by Wightlink

Former British Rail Isle of Wight Sealink ferry sails to Italy on a one way trip

Published: 29th March 2015

St Helen Ferry makes 104,832 Solent crossings in 32 years

A link to the days when British Rail bought ships and operated shipping services was broken on March 26 when the Isle of Wight ferry ‘St Helen’ made her last domestic sailing.

She has been retired after 32 years service on the Fishbourne-Portsmouth route now operated by Wightlink and was their oldest ship. The company itself has just been sold by its Australian owners to Balfour Beatty Infrastructure Limited for an undisclosed sum.

Wightlink say that the ‘St. Helen’ has sailed to and from the Isle of Wight 104,832 times covering 733,824 miles or 29 times around the world finishing up on Thursday 26 March on the 10:30 service from Portsmouth and 11:30 from Fishbourne.

Scottish ancestry and the local IOW school links

St Helen was the final ship built in Leith by Henry Robb Shipbuilders and Engineers and was delivered to British Rail’s Sealink in November 1983. She cost a reported £4.5 million and was named on 8 December 1983 and after the ceremonials were completed some pupils and staff from St Helen’s Primary School in Ryde were among the first to travel to Portsmouth on her. The final sailings carried a group from the same school with at least one former pupil and teacher who were on board 32 years ago.

Sea Shanties in the Solent

Former crew members were invited and travelled on the last sailings with traditional sea shanties sung by the Guith Shantymen.

They said:

Steward Anni Ruecroft from Shanklin said; “When I joined the company, my first ship was St Helen and she’s been very special to me ever since. Crossing the Solent on Wightlink ferries often brings back wonderful memories of school visits, landmark trips to the mainland and many other important times in your life. I’m sure many people will want to join us on board to say farewell,” she says.

Wightlink gave away free foot passenger tickets to the first 50 people who registered their interest in being on the farewell sailings. The St Helen will soon be plying from Sardinia to Italy alongside another British Rail ordered and operated IOW ferry, the St. Catherine as a passenger ferry.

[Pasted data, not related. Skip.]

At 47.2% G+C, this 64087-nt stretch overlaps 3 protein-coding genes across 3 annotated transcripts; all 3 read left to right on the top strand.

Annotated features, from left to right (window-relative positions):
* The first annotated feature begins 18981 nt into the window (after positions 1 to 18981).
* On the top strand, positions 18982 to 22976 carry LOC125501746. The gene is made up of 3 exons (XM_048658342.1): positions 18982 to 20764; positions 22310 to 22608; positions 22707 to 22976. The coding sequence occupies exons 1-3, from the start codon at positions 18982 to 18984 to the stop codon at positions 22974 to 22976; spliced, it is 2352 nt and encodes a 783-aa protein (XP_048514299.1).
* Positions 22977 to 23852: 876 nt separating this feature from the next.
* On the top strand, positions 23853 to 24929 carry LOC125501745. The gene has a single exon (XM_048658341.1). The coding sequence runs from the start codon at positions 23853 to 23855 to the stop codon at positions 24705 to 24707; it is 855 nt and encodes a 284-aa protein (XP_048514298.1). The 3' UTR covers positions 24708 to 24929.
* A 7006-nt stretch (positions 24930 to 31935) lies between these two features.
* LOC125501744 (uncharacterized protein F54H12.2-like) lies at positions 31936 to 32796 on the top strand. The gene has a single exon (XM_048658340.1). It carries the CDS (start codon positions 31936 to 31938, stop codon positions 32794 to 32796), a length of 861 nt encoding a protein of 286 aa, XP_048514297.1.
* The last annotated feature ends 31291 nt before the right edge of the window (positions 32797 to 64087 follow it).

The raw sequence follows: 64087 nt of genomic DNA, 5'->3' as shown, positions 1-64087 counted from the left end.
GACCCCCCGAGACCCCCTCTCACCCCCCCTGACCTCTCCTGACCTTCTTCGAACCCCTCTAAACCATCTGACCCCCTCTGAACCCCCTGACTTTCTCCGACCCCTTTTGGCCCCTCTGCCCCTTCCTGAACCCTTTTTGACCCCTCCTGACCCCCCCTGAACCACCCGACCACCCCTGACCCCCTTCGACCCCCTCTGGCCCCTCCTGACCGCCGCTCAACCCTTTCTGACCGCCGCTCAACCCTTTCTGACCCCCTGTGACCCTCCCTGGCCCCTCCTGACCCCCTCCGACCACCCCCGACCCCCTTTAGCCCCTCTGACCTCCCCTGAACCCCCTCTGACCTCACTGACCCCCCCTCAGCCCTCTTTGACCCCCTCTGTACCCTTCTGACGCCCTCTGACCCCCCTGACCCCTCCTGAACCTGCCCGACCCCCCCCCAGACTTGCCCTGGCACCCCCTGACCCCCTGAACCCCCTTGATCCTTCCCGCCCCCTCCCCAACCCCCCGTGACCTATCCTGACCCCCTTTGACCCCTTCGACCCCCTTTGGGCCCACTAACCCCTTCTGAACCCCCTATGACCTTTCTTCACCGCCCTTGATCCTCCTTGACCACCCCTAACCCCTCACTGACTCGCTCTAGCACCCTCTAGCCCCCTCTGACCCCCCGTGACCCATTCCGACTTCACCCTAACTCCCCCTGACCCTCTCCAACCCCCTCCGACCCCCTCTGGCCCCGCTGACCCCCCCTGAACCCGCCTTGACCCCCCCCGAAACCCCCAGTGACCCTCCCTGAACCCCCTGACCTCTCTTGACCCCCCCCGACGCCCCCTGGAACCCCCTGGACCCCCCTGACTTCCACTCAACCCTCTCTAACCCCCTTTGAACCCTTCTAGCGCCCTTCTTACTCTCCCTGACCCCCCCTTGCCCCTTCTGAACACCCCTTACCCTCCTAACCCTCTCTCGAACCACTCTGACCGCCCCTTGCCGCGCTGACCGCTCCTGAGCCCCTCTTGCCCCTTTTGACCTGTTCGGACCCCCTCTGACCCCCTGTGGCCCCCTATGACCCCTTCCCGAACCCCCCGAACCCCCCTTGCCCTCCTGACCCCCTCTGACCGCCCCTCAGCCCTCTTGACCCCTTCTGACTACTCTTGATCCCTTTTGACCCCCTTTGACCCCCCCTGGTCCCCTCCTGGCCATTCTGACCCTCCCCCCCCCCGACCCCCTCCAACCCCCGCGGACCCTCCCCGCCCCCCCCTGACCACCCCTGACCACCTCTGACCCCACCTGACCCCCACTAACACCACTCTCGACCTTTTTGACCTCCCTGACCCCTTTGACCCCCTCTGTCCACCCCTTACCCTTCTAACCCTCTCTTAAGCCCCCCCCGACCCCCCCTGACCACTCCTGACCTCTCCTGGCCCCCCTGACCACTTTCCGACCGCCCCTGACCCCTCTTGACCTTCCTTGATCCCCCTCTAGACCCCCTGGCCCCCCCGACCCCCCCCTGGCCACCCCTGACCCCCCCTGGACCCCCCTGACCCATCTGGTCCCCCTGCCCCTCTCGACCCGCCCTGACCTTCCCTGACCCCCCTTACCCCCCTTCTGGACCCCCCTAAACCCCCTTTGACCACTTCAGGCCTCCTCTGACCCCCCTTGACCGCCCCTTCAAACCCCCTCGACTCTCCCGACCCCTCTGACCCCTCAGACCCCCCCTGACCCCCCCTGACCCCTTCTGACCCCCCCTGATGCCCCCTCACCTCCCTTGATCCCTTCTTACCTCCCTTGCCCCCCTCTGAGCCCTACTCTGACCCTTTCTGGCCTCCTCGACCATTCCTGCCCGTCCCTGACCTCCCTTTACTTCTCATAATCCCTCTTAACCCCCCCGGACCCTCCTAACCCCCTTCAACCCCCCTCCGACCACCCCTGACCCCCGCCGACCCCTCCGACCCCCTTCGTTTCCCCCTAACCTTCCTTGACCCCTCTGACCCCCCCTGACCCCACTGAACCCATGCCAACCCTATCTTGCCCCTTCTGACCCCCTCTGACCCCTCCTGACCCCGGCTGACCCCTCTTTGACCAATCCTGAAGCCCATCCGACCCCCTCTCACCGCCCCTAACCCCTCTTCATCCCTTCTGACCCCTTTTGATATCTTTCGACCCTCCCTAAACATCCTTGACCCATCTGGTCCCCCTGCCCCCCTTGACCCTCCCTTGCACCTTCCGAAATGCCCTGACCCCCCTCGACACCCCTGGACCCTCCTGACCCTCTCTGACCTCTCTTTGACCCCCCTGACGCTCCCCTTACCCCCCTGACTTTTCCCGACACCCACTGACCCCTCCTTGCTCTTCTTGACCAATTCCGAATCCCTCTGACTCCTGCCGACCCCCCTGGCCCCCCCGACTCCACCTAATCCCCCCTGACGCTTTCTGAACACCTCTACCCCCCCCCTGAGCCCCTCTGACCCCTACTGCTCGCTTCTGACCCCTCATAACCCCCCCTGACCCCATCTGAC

All hands on deck

The ship suffered a mezzanine car deck failure on July 14 2014 depositing some cars and passengers on the lower deck, an incident being investigated by the Marine and Coastguard Agency. There were four casualties as a result, two with head injuries and two suspected spinal injuries.

Wightlink said at the time that The St Helen car ferry, the 930pm sailing from Portsmouth Gunwharf with 181 passengers and 11 crew on board, arrived at Fishbourne at 45 minutes later. As part of the usual disembarkation process, after vehicles on the lower deck had left the ship, the starboard forward mezzanine deck with nine cars on board was lowered. When it was a short distance from the deck below, it dropped a few feet and made contact with the lower deck.

The last independent engineering survey of the ship, including its mezzanine decks, took place in May 2014 during her annual refit.

Paddle Steamer Ryde

This ship was ordered by the Southern Railway in 1937 and built by Wm Denny & Bros at Dumbarton, Scotland. Ashe weighed 566 tonnes to operate between Portsmouth and Ryde. Before WW2 broke out, she worked a year-round service until being relegated to high season work when more modern ships were introduced.

Finally withdrawn in 1969 she spent September 11-15 that year on charter at Tower Pier London on short cruises before returning to a ‘mud berth’ at Binfield, Isle of Wight and renamed Ryde Queen being used as a clubhouse and more recently a disco and cub.

She was fire damaged and repaired in 1977 but fell into disuse after ownership changes and the ship is still ‘beached’ with some hope of being restored, but it will be a huge job.

In 2008, the Paddle Steamer Ryde Trust was established to take charge of renewed attempts to save the ship but the berth owners went into administration the following year and vessel passed to receivers. The Trust continued to try and purchase the ship without success over the next few years.

Why the preservationists efforts? Because the ship was the last Paddle Steamer running between Portsmouth and the Isle of Wight and saw WW2 service. It will be a big expensive job though as her condition has deteriorated over the last decade.

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